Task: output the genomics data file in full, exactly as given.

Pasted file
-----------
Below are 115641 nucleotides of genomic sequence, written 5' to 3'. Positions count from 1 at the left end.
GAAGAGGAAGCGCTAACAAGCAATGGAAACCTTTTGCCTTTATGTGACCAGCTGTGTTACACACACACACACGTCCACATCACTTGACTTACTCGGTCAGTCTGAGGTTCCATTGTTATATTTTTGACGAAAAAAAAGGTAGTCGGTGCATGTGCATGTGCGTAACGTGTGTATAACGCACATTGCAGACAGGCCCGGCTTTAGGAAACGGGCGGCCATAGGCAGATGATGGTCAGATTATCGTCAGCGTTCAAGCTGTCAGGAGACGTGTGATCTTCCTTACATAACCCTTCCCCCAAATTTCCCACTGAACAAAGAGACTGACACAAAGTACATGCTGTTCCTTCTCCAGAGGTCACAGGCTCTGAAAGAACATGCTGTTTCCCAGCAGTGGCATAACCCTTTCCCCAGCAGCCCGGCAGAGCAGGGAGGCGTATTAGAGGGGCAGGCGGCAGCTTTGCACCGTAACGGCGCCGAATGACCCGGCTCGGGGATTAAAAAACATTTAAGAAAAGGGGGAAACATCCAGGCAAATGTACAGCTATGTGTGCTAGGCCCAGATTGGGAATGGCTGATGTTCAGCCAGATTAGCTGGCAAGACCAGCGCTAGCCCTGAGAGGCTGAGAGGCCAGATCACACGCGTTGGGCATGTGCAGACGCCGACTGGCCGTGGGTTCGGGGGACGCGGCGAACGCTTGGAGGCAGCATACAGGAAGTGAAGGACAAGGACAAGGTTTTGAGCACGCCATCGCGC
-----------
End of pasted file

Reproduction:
Below are 115641 nucleotides of genomic sequence, written 5' to 3'. Positions count from 1 at the left end.
GAAGAGGAAGCGCTAACAAGCAATGGAAACCTTTTGCCTTTATGTGACCAGCTGTGTTACACACACACACACGTCCACATCACTTGACTTACTCGGTCAGTCTGAGGTTCCATTGTTATATTTTTGACGAAAAAAAAGGTAGTCGGTGCATGTGCATGTGCGTAACGTGTGTATAACGCACATTGCAGACAGGCCCGGCTTTAGGAAACGGGCGGCCATAGGCAGATGATGGTCAGATTATCGTCAGCGTTCAAGCTGTCAGGAGACGTGTGATCTTCCTTACATAACCCTTCCCCCAAATTTCCCACTGAACAAAGAGACTGACACAAAGTACATGCTGTTCCTTCTCCAGAGGTCACAGGCTCTGAAAGAACATGCTGTTTCCCAGCAGTGGCATAACCCTTTCCCCAGCAGCCCGGCAGAGCAGGGAGGCGTATTAGAGGGGCAGGCGGCAGCTTTGCACCGTAACGGCGCCGAATGACCCGGCTCGGGGATTAAAAAACATTTAAGAAAAGGGGGAAACATCCAGGCAAATGTACAGCTATGTGTGCTAGGCCCAGATTGGGAATGGCTGATGTTCAGCCAGATTAGCTGGCAAGACCAGCGCTAGCCCTGAGAGGCTGAGAGGCCAGATCACACGCGTTGGGCATGTGCAGACGCCGACTGGCCGTGGGTTCGGGGGACGCGGCGAACGCTTGGAGGCAGCATACAGGAAGTGAAGGACAAGGACAAGGTTTTGAGCACGCCATCGCGC